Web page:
We decided to send a survey out to everyone who was registered for the face-to-face conference asking if they would be interested in an online option on a specific date. We had only three responses that said no and 130 responses that said yes, so we decided to do it. Because we only had a 3-week turnaround between sending that survey out and doing the event, we also asked what content would be most useful for our attendees right now. Having that feedback helped us adapt our plan and put together targeted content that emphasized the current context. Whether we're talking about mental health or social-emotional learning, it was grounded in what this work means for us now and when we go back to school.

NCII: What went well with the virtual MTSS Fest?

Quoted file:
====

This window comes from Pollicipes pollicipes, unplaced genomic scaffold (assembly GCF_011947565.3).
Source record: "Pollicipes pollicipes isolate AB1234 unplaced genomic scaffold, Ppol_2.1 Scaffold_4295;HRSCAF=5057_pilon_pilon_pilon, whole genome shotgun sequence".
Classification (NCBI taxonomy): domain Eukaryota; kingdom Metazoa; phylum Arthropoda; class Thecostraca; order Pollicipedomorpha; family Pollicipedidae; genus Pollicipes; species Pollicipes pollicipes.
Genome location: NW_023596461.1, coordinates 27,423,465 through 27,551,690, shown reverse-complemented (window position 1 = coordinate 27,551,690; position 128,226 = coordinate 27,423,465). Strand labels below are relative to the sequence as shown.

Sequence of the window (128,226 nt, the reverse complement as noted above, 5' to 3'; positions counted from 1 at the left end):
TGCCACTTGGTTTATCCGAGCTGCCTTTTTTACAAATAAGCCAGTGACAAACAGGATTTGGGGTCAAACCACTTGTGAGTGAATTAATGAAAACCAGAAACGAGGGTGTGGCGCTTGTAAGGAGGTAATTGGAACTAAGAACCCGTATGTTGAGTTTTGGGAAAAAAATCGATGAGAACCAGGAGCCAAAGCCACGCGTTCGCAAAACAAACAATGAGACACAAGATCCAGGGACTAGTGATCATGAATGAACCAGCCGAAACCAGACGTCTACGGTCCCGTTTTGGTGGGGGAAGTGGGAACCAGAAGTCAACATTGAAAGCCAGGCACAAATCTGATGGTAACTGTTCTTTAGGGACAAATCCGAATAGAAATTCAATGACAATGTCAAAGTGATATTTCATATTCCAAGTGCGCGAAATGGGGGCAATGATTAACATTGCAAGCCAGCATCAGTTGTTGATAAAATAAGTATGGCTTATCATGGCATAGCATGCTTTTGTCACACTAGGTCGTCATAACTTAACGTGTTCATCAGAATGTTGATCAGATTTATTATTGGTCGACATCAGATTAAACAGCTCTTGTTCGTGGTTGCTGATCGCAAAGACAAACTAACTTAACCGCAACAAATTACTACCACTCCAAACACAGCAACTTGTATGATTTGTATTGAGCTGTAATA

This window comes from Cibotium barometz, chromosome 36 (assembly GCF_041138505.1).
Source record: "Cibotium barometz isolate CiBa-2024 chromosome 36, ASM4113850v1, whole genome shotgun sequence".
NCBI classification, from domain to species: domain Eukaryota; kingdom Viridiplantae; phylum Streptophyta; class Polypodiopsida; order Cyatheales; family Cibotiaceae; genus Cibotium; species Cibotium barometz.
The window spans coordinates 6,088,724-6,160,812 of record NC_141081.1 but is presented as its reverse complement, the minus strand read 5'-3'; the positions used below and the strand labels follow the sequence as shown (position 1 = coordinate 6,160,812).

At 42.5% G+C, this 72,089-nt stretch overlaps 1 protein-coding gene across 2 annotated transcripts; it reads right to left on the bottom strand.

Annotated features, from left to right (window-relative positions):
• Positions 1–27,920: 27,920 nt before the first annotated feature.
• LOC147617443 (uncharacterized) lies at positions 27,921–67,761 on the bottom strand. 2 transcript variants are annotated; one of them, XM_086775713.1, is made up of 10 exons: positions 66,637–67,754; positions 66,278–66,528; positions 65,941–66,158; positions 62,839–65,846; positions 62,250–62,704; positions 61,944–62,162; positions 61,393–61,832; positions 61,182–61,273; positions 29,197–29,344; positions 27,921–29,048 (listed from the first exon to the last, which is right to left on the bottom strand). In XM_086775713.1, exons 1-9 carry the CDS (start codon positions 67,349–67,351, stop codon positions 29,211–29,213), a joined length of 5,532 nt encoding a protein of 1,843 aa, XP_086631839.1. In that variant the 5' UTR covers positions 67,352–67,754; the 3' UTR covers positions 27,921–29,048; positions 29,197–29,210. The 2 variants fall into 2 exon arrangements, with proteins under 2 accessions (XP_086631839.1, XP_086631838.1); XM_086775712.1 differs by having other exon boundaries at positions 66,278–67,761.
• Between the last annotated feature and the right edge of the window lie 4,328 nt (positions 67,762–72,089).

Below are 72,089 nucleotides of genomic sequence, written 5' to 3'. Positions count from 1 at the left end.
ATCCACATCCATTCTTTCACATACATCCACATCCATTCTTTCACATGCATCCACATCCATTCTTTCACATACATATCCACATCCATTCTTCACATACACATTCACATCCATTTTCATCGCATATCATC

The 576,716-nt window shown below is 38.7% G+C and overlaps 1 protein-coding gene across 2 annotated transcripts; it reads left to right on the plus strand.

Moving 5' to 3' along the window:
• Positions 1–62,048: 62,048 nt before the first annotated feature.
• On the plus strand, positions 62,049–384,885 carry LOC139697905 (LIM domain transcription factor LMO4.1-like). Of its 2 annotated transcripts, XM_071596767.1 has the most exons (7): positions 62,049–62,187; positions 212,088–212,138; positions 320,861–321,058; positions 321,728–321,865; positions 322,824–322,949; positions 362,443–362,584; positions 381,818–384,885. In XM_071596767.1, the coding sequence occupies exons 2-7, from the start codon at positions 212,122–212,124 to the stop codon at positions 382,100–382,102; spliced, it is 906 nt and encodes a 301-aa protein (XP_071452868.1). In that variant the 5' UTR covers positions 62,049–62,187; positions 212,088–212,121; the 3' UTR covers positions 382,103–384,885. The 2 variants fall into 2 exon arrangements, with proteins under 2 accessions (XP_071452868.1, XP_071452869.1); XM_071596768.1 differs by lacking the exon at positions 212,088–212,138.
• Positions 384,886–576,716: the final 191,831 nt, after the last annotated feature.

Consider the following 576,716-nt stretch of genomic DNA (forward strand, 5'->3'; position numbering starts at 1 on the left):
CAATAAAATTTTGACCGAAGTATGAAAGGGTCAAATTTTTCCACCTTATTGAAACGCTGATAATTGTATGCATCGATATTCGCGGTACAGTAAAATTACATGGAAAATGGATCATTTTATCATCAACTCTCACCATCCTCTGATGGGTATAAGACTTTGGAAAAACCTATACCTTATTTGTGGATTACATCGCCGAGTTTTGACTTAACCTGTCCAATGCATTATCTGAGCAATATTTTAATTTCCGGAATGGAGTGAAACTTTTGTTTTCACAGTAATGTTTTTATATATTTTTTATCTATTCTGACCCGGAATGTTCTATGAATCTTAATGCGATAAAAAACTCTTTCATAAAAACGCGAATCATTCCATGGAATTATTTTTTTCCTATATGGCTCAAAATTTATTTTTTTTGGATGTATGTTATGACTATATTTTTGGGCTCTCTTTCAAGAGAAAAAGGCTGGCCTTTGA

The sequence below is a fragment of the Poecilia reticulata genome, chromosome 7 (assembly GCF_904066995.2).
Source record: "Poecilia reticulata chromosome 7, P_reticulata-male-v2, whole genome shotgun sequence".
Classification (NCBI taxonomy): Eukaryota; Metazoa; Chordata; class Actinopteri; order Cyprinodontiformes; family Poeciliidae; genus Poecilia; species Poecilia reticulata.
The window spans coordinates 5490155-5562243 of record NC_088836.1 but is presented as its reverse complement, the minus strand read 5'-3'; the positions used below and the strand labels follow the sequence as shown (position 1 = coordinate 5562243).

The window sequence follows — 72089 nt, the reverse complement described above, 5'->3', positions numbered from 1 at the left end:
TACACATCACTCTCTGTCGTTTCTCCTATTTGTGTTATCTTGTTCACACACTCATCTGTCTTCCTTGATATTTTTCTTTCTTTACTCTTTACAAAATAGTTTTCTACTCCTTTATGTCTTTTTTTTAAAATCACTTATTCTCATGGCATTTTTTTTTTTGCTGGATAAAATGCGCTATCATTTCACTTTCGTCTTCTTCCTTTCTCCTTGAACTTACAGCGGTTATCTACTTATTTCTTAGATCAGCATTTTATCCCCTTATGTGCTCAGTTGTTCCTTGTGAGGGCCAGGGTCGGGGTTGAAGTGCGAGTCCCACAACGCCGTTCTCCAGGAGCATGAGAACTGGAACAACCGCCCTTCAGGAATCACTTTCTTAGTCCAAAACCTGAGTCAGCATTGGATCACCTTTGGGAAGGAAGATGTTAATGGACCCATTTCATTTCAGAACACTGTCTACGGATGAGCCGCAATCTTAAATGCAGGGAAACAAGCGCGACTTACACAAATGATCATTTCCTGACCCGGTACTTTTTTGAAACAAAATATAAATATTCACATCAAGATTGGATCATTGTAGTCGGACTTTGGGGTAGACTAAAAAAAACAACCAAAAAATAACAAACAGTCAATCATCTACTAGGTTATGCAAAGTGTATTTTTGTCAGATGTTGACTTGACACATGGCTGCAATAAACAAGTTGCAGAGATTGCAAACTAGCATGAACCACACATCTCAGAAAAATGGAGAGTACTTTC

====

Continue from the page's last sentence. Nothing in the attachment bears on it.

Justyn Poulos: One of the things that was important for us was acknowledging that as educators are transitioning to distance learning, lots of people (including myself) have kids at home and are tending to their educational or personal needs. We wanted to ensure the conference was as flexible as possible. Instead of doing a full replication of what we would’ve done face-to-face, we tried to create a lot of flexibility in the day by allowing people to register for individual sessions (e.g., the keynote, a morning session, an afternoon session), which they could attend live or watch recordings of later. This flexibility didn’t lead to any drop-off in engagement; we saw consistent attendance and engagement levels throughout the day. We were able to really energize our participants during the virtual MTSS Fest: people like the idea that this is an event where people are tweeting what they’re learning using our hashtag, and sharing screenshots from their phones or computers.